November 1, 2011

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Article

Healthcare

Allison Johnson

November 1, 2011

SMITH: In the business community, our chief priority is economic development. And next is education. What business leaders are starting to understand is that Medicaid is the biggest threat to education. When Medicaid costs balloon, if that is the case, it’s got to come from somewhere. And the pattern across the nation is it comes from higher education, which then you’ve got the irony of higher education needing more dollars to train physicians.

It’s just a bad cycle to get caught in. So our business leaders are saying that we have to solve this if we want to make a difference in education and remain economically competitive with K-12 and higher education.

MCOMBER: Hopefully we did learn lessons in the ‘90s that will help us this time around. And the intent, I think, is not quite managed care. The intent is to say, “You guys are responsible for outcomes. Help us plan on where we need to go with this, what kind of services we need to give, what kind of care.”

But there’s one other piece that we didn’t have before that hopefully we take advantage of this time, and that is data. The data was never shared with the physicians for them to know how much prescriptions or tests or anything else costs. Now we are getting that data.

We’ve trained citizens for the last 30 years that you can have the best healthcare in the world and someone else is going to pay 90 percent of it. How do we begin to discuss personal responsibility and allocating resources the most effective way?

CAMPBELL: I believe Humana has started a policy where they will not hire employees that smoke. They gave their people plenty of notice that, “As of this date, we have a smoke-free environment.” We haven’t seen anyone do it yet on regulating by BMI or weight. But we are getting to the idea of an employer saying, “Health is important to us. We’re a health-conscious organization, and we want to have employees that recognize that,” and they put that as part of their employment in the workforce.

ADAMS: Generally, healthcare workers are the highest utilizers of healthcare. So as an employer, we’re dealing with the same challenges that every large employer is dealing with, and that is utilization of healthcare services.

We’re trying a few unique things. We offer incentives to employees if they’ll participate in wellness screenings and health exams. Employees can receive a $500 contribution into their flexible healthcare spending account, which is pretax dollars, to use for other out-of-pocket healthcare expenses. This year, we’re adding another component. Employees who choose not to go through the health screening and through the wellness review will only be offered our highest-deductible basic healthcare plan option, which is kind of ironic because we may now actually be incentivizing more underinsured.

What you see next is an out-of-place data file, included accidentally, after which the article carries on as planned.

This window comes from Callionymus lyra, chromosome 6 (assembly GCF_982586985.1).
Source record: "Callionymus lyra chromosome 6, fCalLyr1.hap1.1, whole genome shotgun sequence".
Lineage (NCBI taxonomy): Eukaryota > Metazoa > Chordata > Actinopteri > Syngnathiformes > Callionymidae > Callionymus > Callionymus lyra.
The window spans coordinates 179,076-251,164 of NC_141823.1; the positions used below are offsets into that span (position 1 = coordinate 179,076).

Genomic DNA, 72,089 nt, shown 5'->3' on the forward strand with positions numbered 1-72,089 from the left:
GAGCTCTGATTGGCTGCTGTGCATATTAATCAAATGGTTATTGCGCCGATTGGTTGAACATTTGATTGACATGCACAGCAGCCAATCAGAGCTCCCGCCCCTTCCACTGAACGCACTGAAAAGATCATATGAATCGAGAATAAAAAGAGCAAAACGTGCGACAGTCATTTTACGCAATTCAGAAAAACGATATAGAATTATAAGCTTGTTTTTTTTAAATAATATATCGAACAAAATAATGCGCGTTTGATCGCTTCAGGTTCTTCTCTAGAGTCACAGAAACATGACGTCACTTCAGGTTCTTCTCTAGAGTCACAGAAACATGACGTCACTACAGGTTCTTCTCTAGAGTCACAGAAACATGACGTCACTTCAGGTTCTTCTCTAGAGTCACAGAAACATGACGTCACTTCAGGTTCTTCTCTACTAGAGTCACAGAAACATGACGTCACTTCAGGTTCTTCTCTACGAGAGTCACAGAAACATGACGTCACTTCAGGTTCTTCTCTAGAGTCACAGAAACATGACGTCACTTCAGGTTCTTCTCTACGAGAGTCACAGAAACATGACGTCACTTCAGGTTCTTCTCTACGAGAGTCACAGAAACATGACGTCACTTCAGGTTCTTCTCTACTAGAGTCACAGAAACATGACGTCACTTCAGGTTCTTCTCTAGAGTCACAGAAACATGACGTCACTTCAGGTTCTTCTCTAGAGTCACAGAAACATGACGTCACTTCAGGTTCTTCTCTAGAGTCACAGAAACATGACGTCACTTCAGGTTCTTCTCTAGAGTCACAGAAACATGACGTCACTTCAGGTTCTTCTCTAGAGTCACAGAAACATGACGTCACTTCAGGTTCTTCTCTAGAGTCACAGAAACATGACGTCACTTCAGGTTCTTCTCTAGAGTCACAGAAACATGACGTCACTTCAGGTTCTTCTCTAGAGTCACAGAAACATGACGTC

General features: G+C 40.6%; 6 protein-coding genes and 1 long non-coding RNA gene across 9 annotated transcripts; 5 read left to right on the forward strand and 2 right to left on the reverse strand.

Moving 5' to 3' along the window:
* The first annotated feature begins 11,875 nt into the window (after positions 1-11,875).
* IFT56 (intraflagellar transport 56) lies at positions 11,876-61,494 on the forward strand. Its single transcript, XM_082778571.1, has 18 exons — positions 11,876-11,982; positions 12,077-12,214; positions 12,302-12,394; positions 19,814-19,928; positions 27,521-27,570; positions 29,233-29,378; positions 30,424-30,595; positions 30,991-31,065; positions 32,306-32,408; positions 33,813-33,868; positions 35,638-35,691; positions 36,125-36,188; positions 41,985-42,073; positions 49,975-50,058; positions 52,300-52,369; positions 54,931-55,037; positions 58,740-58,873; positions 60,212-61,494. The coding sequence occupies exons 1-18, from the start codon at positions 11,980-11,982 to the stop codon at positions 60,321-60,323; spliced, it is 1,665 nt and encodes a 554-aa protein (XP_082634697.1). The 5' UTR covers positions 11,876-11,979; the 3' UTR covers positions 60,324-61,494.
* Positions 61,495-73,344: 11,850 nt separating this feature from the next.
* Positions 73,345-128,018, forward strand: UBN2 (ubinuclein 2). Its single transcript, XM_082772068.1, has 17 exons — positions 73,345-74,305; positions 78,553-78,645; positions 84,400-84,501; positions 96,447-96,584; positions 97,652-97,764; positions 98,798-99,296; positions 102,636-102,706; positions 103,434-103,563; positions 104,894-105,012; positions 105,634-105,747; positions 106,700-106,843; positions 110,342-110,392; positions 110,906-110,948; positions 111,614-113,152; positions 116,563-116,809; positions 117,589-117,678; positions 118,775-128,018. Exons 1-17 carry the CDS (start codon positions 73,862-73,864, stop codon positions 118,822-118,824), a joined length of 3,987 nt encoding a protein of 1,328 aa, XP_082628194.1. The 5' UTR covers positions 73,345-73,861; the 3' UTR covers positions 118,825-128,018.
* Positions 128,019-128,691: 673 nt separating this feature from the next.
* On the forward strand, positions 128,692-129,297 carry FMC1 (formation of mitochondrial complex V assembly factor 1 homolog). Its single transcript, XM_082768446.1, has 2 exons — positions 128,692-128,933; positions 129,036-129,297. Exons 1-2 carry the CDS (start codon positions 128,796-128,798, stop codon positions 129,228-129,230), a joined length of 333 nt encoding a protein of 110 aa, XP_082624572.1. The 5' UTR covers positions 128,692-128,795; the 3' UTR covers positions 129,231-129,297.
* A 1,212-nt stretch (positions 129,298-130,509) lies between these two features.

HURST: One thing that representatives could help us with is legislation, whether it’s federal or state, that allows us to offer wellness programs to our employer groups that we consult with. We can offer a premium deferential if employees enter into a wellness program, but that can’t be tied to specific behavior changes.

So you cannot go to an employer group and say, “Here is a differential in your premium, and if you lose those 25 pounds, great, you get to keep that.” You can send people to be a part of the wellness program, but you can’t really tie it to any specific behavior. That’s something that becomes controversial in many ways, because if that legislation was passed and you’re interviewing someone for a job—who do you hire?

SPENCER: I’m employed by a small employer that was recently purchased by a large employer; so I’ve come from a company that has none of those educational or wellness programs to a large employer that has all of that. So my concern is how do we get that to the smaller employers? The largest bulk of business is small-employer business.

MCOMBER: The education piece is something that we really need to focus on. On the controlled substance issue, for example, where we have a big problem in Utah with abuse and misuse of controlled substances, since we have increased the campaign to the public, we’ve seen that they are becoming more aware, that the numbers are going down. So we need to increase public awareness of things that will help them be more responsible for their own health and that will help them make better choices.

SANPEI: I’m optimistic about the future. The challenges are big, but in Utah we do have a lot of things going for us. We do have a healthier population. We’re starting from a better position than most of the rest of the country. We have a growing community, we’ve got collaborative provider community, we’ve got engaged business leaders.

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